16:03 GMT19 October 2020
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    Michelle Donelan, the UK’s Minister of State for Universities, noted that socializing, “on the whole”, is to blame for a dramatic spike in coronavirus cases. The rate of infections across the United Kingdom has almost doubled in one week.

    The United Kingdom on 6 October saw a new daily high of coronavirus cases, reporting over 14,500 new infections. This is almost 2 thousand more than on 5 October. At the end of September, Prime Minister Boris Johnson said his government doesn’t want to impose lockdown measures to curb the spread of the disease, which, according to the prime minister, is now in its second wave. But reports suggest that the country could face new draconian measures, as Health Secretary Matt Hancock is expected to unveil new details of a three-tiered set of restrictions.

    The dramatic surge in infections is not the only problem the United Kingdom is facing in its battle with coronavirus. Brexit, the UK’s withdrawal from the European Union, may cause shortages of drugs and burnout among staff, warned Saffron Cordery, deputy chief executive of NHS Providers.

    "All of the issues we feared about Brexit remain. None of those have gone away because we are in a pandemic. I think it is important to remember drug supplies could be compromised, that what we were relying on in Brexit was a supply stockpile. I would suggest we have eaten into that stockpile because of COVID. We need to think about what the stockpiles are looking like", Cordery said.

    The Department of Health and Social Care has declined to comment on whether medications stockpiled for Brexit were used up during the first wave of the coronavirus pandemic. Cordery’s statement comes after media reports last week said that there is a global shortage of remdesivir, an antiviral drug which doctors found to be effective for some patients in treating COVID-19.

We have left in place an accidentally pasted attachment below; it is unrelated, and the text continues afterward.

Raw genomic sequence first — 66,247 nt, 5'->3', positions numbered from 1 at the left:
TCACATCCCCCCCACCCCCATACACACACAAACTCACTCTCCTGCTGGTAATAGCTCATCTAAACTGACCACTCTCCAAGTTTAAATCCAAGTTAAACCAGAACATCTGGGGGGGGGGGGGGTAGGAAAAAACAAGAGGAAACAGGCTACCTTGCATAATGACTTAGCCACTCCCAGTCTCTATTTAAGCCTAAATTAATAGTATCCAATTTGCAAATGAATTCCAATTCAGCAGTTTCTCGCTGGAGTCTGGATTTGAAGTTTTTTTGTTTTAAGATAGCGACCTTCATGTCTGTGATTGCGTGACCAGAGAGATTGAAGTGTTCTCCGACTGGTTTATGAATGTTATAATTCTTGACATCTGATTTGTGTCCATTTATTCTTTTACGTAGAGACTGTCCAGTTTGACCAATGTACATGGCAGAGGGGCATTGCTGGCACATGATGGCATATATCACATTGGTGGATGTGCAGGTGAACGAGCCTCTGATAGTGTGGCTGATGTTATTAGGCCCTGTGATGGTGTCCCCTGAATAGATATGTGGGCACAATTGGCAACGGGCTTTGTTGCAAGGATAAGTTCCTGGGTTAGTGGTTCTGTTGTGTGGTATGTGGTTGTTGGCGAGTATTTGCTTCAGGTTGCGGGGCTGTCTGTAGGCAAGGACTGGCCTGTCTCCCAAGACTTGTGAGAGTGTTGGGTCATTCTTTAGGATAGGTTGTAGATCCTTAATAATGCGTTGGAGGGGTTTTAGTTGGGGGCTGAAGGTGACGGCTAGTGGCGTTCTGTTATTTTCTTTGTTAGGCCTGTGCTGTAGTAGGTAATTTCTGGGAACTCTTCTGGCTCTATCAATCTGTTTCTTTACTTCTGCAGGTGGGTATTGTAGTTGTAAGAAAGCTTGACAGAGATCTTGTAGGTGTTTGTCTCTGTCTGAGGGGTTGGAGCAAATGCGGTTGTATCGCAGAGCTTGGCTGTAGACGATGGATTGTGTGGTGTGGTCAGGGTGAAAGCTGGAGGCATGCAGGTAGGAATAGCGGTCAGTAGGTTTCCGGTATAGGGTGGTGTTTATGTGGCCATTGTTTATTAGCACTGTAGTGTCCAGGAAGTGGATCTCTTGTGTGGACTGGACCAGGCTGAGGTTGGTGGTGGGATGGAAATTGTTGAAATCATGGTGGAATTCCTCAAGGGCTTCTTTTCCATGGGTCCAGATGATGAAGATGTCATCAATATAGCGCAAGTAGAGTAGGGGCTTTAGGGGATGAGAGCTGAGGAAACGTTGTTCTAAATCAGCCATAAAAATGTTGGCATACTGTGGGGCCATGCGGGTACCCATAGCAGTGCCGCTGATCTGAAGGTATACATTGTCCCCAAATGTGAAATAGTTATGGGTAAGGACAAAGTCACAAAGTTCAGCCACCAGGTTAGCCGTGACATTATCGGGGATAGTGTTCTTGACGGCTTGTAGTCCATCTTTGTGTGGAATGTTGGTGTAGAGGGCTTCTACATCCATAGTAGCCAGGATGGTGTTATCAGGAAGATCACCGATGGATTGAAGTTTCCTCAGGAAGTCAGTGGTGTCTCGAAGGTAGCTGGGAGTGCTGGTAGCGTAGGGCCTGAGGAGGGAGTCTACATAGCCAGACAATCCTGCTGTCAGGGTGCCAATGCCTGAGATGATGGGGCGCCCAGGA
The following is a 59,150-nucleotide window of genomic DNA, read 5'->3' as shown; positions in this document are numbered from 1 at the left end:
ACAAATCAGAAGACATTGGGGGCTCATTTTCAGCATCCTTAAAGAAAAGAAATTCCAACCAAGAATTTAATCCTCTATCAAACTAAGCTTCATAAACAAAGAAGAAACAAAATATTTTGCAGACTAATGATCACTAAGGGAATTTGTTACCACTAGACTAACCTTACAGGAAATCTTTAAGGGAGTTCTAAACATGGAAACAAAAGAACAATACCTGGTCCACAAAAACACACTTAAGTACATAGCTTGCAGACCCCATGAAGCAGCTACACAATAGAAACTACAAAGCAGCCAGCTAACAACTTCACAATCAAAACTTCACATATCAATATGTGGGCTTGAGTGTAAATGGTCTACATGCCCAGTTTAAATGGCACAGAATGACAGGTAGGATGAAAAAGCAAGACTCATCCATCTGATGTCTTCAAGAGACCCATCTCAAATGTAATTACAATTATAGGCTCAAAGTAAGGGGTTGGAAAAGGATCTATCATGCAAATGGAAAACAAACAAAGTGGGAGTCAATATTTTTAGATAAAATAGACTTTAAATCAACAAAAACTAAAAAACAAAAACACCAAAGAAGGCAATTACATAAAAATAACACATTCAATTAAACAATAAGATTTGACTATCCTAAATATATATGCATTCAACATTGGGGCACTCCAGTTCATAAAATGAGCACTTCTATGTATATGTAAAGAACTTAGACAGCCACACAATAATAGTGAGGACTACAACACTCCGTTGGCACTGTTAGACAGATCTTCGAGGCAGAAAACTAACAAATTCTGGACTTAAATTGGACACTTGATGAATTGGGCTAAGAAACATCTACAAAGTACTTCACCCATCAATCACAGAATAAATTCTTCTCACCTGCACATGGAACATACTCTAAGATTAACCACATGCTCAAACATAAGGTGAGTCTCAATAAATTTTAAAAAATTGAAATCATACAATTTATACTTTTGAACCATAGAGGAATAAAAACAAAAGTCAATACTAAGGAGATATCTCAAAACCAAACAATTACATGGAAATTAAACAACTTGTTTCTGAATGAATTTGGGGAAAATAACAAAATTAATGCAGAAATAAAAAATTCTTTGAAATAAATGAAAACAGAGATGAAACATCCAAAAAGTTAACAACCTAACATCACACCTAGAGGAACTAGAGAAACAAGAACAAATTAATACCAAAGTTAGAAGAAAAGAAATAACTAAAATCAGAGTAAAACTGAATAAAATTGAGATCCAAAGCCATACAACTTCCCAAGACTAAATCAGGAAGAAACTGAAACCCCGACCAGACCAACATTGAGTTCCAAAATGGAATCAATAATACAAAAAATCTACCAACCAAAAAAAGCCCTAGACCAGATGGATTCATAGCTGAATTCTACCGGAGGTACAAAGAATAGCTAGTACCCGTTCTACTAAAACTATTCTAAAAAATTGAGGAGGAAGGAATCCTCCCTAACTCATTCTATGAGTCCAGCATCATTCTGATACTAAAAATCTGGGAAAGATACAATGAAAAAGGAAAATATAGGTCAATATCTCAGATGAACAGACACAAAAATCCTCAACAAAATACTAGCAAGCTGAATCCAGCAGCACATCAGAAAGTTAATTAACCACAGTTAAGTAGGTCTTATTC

The NHS will face an even bigger problem if Britain fails to negotiate a post-Brexit agreement with the European Union and leaves the bloc without a deal, Cordery said.

    "The no-deal Brexit planning, if you wind back a year or so, it was really about how can we make sure logistics are in place, how can we make sure the whole of the south east doesn’t turn into a lorry park which clogs up arterial routes for ambulances, that means trusts can’t move supplies between sites, and staff can’t move between sites either. We can’t underestimate the fact there will be a squeeze on workforce supply. We rely on high quality European staff", said Cordery.

    Whether the NHS is ready to cope with the second wave of the pandemic depends on how far the virus will spread and who it affects, said Dr Matt Cole, a political historian of modern Britain at the University of Birmingham.

    "At the moment the number of cases is rising or has been rising quite dramatically on some days and in some weeks. But those being infected in the second way so far - are younger and more resistant to the virus and better able to survive it without support, without hospitalization or all of the health support. If it remains so, then the health service will have a much better chance of being able to deal with the other challenges it has. If that rise in infection continues and reaches the more vulnerable part of the population who were affected by the first wave, those with chronic illnesses, those over 65, then the health service will have a real challenge in terms of space in hospitals, staffing and, of course, drugs”, Cole said.

    The government of Boris Johnson has been repeatedly criticized by health experts and the political opposition for what is described as poor handling of the coronavirus outbreak. The recent decision to introduce new measures to curb the spread of the disease, in particular the rule of six, have been criticized both by health experts and politicians.

    Cole believes that one of the government’s main problems is that is fails to communicate its coronavirus strategy to the public – "what it expects of them and what will happen if they do not follow those rules". Cole also believes that Johnson is suffering from setting health and social targets that are too optimistic.

    "It's been very ambitious in its hopes and it has stated those targets and those hopes publicly. And in a sense, even if its performance is understandably imperfect, having set those high targets, the public is likely to be frustrated and disappointed", Cole said.


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